United Cowboys, the Eindhoven Live Art collective led by Pauline Rowlands and Maarten van der Putt, has been around for thirty years. A new play at the Parktheatre, ‘Resilience’, is cause for celebration, but a book full of photographs from previous productions.
By Camiel Hammons
Only a dead pen pusher can survive three decades with the same employer. To others it seems like a hellish punishment. Not for Pauline Rowlands and Maarten van der Putt, who have been together since their high school days, combining dance, music, visual arts, video and performance to create shows under each other’s direction for over thirty years. He also ran an art house in Klein Berg, Eindhoven, for twenty-five years.
“Actually, my graduation was early,” says Pauline Rollands, who first served a guest lunch in the meeting room of the United Cowboyhuis in the center of Eindhoven. “Morden and I moved from Eindhoven to Amsterdam in the early eighties, him for visual art and me for dance. When I graduated from the Dance Academy of the Theater School of SDNO in 1985, you had to create a production, for which you had to research. I came up with the question: what happens when you combine different art forms together. How do you put them together, how do you keep them in harmony and what kind of end product does this create? It was new because dance is usually about music and I wanted to combine those things.
Video was completely new to the scene at the time
“I involved Morton, who specialized in film and video at the Royal Academy in The Hague, in my research and performance, but Morton’s brother Haar, the visual artist-painter, and my brother Ruud, the composer, were also involved. My supervisor, or great mentor, was the dancer-choreographer Don Ludgerink. , he was associated with the Independent Theater in Rotterdam for a year. That gave me a great team. With that graduation production in a portfolio folder, I met with the programmers and theater directors of the graduation ceremonies. They saw something in it. Video on stage, which was completely new at the time. Why don’t you come back? We were asked from Brabant.
“It was definitely better,” says Maarten van der Putt. “When young artists are asked to establish themselves immediately. We were immediately embraced by the municipality of Eindhoven and given a rehearsal space. The province gave us a budget for production costs. Until ten years ago, we could count on the support of the province. Political changes in the provincial government and the consequent reduction of the budget for the arts And then, the grant from that corner didn’t come in. We now have several years of support from Braband C, but that’s because of the many projects abroad.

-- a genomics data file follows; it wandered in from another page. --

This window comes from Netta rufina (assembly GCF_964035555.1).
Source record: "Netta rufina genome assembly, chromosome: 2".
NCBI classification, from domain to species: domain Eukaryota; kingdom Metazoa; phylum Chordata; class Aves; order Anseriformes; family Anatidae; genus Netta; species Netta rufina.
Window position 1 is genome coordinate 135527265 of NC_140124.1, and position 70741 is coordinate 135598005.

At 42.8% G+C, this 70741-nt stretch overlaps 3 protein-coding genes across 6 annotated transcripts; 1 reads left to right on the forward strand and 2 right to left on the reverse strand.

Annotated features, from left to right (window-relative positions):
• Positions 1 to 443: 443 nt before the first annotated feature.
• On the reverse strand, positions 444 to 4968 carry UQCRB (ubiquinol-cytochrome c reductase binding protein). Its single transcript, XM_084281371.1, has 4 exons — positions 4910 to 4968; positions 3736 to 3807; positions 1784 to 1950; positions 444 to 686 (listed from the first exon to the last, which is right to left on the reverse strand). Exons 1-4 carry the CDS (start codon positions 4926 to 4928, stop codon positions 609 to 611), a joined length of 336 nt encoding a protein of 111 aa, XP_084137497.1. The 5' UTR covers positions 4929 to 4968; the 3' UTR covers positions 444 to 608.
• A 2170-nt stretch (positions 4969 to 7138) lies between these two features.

Video on stage was completely new at the time.
Then we got the question from Braband.
Why don’t you come back?”
“In 1992 we co-produced with Zuidelijk Toneel,” Van der Putt continues. “We got in touch with Ivo van Hove, so we could use their rehearsal space and this building in Klein Berg. When Het Zuidelijk Toneel bought new spaces, we were able to become the main residents here. We do spaces for residencies – temporary work accommodation for a few months for invited artists. – and there are regular yoga and ballet classes.
We are a group of individuals
“One of our first collaborations with many dancers and actors – before that we mainly performed solos to Paul’s music – was ‘Untitled (Cowboys)’, a nod to Richard Prince’s famous photograph showing the image of a mythical Lone Ranger. On horseback. Freedom, strength, rebellion, pioneer. The epitome of mindset and a broader vision on the horizon. It’s a production about similar basic, fundamental sentiments. From then on everyone called us cowboys. Then we added United to that list. Because we stand for freedom, but we also want to work together. We’re a group of individuals. The next act. , in 1993, we published it under that new name, which we have kept until now.